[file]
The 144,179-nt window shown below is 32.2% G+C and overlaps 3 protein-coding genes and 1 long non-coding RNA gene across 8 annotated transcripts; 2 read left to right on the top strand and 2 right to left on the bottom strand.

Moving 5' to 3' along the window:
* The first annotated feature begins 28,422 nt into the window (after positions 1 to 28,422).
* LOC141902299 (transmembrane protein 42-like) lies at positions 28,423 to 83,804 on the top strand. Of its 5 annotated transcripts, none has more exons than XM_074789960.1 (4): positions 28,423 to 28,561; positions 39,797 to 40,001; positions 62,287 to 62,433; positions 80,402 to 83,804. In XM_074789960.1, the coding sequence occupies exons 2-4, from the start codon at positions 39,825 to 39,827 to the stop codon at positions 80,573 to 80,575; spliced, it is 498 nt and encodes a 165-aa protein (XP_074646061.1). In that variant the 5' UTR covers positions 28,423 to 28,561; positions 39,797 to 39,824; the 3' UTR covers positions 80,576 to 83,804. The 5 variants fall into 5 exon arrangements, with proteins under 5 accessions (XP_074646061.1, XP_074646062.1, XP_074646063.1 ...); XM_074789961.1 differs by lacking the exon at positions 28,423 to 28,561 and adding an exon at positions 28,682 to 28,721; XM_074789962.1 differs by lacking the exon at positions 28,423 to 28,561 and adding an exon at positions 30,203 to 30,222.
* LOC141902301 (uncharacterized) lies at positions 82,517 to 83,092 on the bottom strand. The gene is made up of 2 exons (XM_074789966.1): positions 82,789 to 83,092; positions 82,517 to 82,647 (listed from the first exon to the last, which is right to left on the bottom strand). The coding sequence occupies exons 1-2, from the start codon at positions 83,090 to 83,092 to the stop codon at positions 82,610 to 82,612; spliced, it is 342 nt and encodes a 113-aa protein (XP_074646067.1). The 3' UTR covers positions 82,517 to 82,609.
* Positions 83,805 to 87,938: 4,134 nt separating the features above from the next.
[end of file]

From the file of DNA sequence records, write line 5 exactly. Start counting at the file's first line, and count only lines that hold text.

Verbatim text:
* LOC141902301 (uncharacterized) lies at positions 82,517 to 83,092 on the bottom strand. The gene is made up of 2 exons (XM_074789966.1): positions 82,789 to 83,092; positions 82,517 to 82,647 (listed from the first exon to the last, which is right to left on the bottom strand). The coding sequence occupies exons 1-2, from the start codon at positions 83,090 to 83,092 to the stop codon at positions 82,610 to 82,612; spliced, it is 342 nt and encodes a 113-aa protein (XP_074646067.1). The 3' UTR covers positions 82,517 to 82,609.